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2nd Dec 2022

EU capitals call on US to stop 'unacceptable' spying

  • Anti-spying protest in Berlin during Obama's visit in June (Photo: Valentina Pop)

Paris, Berlin and Brussels on Monday (1 July) denounced the alleged bugging of EU offices by the US as "unacceptable" and reminiscent of the Cold War, warning that if the media stories prove true, transatlantic trade talks will not continue.

The turmoil in EU-US relations comes after German magazine Der Spiegel got access to some of the documents leaked by US whistleblower and former CIA contractor Edward Snowden, who wanted the public to know about the scale of a US secret surveillance programme called Prism.

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Der Spiegel reported that the US had bugged the networks of the EU headquarters in Brussels where leaders and ministers meet, as well as the EU's office in Washington and New York.

"We cannot accept this kind of behaviour between partners and allies. We ask for this to stop immediately," French President Francois Hollande said during a visit in the northwestern French town of Lorient.

Hollande had spoken over the phone with German Chancellor Angela Merkel, her spokesman said on Monday in Berlin.

The spokesman added that: "If the allegations prove true, there will be a very clear European reaction."

He indicated that EU-US free trade talks, launched just two weeks ago during US President Barack Obama's visit to Northern Ireland and Germany, cannot take place until "trust is restored."

"We are surprised and disconcerted to find out about these press reports. If they are confirmed, we can say that it is unacceptable to spy on friends, this does not work, we are not in the Cold War any more," the spokesman noted.

For its part, the German attorney general has launched an inquiry which could end up in a criminal investigation into state espionage or actions undermining the democratic order in Germany.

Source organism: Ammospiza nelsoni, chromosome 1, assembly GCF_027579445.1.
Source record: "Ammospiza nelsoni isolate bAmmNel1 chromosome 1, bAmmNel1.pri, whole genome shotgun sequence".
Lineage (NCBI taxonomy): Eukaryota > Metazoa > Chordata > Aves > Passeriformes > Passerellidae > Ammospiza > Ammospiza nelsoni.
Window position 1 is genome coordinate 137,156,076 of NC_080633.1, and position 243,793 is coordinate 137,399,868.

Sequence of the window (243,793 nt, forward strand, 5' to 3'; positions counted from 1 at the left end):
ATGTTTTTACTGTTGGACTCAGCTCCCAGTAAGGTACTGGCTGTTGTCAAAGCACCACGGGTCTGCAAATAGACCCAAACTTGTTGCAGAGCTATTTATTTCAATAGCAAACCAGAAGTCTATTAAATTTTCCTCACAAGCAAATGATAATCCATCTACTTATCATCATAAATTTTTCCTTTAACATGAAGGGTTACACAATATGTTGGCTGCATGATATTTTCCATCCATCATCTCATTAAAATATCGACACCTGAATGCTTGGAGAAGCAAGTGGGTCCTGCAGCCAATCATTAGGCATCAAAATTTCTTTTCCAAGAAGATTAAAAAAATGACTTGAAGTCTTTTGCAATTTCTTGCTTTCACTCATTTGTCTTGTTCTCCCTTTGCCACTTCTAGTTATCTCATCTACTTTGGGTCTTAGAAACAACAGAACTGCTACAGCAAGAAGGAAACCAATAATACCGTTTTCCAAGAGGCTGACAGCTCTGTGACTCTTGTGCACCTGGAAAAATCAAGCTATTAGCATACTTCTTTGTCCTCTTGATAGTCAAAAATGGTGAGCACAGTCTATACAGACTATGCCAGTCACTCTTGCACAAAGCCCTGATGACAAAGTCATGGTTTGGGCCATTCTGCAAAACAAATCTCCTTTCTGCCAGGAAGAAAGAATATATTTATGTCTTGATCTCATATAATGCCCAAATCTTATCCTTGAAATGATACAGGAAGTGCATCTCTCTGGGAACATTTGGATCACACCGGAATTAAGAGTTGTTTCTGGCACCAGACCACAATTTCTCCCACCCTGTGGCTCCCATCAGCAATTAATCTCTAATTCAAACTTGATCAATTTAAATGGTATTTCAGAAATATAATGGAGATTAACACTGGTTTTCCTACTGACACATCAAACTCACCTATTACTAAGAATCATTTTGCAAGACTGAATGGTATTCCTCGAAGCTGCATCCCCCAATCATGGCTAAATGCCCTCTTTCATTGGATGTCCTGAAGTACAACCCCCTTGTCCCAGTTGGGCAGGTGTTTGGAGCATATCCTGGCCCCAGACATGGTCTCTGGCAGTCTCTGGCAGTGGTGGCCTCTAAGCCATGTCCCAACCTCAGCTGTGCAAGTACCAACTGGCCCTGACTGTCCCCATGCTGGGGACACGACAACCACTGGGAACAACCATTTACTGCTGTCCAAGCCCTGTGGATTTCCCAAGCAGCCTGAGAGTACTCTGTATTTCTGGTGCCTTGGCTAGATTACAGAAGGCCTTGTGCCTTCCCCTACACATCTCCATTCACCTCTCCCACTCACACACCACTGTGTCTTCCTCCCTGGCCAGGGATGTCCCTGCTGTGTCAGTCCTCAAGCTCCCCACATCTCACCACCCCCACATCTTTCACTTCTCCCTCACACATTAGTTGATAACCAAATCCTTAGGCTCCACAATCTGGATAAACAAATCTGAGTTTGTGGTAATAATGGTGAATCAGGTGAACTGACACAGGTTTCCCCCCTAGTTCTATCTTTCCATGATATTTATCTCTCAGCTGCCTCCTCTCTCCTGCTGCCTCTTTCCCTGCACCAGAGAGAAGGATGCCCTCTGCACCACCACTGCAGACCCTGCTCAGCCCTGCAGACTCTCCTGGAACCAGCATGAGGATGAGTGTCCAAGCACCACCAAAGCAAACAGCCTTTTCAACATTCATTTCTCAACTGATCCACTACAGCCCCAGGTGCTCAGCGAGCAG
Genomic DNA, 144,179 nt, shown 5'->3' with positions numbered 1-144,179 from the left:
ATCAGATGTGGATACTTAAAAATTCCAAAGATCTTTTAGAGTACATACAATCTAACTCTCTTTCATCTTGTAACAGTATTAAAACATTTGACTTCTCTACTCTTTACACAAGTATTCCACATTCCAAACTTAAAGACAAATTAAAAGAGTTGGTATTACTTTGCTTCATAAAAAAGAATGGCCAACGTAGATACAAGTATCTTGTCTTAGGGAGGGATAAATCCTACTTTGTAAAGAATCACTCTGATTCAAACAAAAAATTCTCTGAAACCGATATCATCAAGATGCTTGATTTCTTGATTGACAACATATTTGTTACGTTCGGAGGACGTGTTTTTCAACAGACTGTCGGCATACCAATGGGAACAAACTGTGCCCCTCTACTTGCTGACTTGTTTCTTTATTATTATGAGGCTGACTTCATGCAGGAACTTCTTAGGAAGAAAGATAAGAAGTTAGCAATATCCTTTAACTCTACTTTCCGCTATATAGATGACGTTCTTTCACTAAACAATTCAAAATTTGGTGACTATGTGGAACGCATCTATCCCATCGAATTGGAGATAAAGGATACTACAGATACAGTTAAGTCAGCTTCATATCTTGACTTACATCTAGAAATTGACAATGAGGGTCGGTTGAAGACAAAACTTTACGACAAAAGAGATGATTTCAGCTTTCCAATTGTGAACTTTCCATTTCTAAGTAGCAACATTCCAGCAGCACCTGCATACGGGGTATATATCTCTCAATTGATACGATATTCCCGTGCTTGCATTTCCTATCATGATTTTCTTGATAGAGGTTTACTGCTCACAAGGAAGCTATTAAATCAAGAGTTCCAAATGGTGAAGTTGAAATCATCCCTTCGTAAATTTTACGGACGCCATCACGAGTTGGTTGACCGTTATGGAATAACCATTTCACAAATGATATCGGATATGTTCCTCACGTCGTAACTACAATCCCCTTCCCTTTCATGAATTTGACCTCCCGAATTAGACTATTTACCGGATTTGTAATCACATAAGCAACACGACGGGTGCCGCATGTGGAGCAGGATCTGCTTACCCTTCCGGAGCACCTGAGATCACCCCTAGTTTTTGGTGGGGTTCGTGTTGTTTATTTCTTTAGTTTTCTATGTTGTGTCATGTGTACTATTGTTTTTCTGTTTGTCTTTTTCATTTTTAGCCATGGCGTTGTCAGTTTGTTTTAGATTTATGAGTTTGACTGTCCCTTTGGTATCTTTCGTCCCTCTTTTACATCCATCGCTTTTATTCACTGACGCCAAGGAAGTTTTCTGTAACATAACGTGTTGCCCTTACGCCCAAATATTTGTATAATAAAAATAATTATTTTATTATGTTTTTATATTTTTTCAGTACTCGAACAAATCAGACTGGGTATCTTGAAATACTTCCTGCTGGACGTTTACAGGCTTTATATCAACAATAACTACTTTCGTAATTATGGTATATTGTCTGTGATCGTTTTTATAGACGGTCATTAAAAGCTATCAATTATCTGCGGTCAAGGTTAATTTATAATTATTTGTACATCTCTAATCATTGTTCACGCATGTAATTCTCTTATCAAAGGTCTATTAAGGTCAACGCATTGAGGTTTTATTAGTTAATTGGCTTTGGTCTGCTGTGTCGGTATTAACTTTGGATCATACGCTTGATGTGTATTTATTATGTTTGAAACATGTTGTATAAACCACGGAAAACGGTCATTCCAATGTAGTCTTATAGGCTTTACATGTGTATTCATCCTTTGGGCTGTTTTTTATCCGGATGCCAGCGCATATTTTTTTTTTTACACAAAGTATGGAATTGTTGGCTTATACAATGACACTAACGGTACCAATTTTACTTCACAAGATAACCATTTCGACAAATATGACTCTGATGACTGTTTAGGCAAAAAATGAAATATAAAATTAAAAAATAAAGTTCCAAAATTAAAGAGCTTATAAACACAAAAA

The German government is double-checking its secured communications networks.

Officials from the German interior, justice and foreign ministries also held a videoconference on Monday afternoon with their counterparts in the UK to ask them about the British surveillance programme Tempora, also revealed by Snowden's leaks to the media.

"We get some five attacks per day, not related to this particular case," a spokesman for the interior ministry said.

According to Der Spiegel, the US National Security Agency (NSA) only refrains from spying on the UK, Australia, New Zealand and Canada. All other countries - including Germany and France - are considered "targets" that can be spied upon.

Meanwhile, the European Commission on Monday said it has asked for clarifications from the US on the "disturbing news."

It added that it has ordered its offices in the US and Brussels to be swept for bugs.

Meanwhile, US foreign minister John Kerry sought to downplay the importance of the bugging scandal and said such practices were "not unusual."

"I will say that every country in the world that is engaged in international affairs, of national security, undertakes lots of activities to protect its national security and all kinds of information contributes to that," he said during a visit to Brunei.

He confirmed that EU foreign policy chief Catherine Ashton contacted him on Monday asking for information and that he promised to "get back to her" once he finds out more.

EU countries reject Snowden asylum

Six EU countries have said No to asylum for US leaker Snowden, citing technicalities. Germany and Italy are also unlikely to say Yes.

Portugal was poised to scrap 'Golden Visas' - why didn't it?

Over the last 10 years, Portugal has given 1,470 golden visas to people originating from countries whose tax-transparency practices the EU finds problematic. But unlike common practice in other EU states with similar programmes, Portugal has not implemented "due diligence".

Portugal was poised to scrap 'Golden Visas' - why didn't it?

Over the last 10 years, Portugal has given 1,470 golden visas to people originating from countries whose tax-transparency practices the EU finds problematic. But unlike common practice in other EU states with similar programmes, Portugal has not implemented "due diligence".

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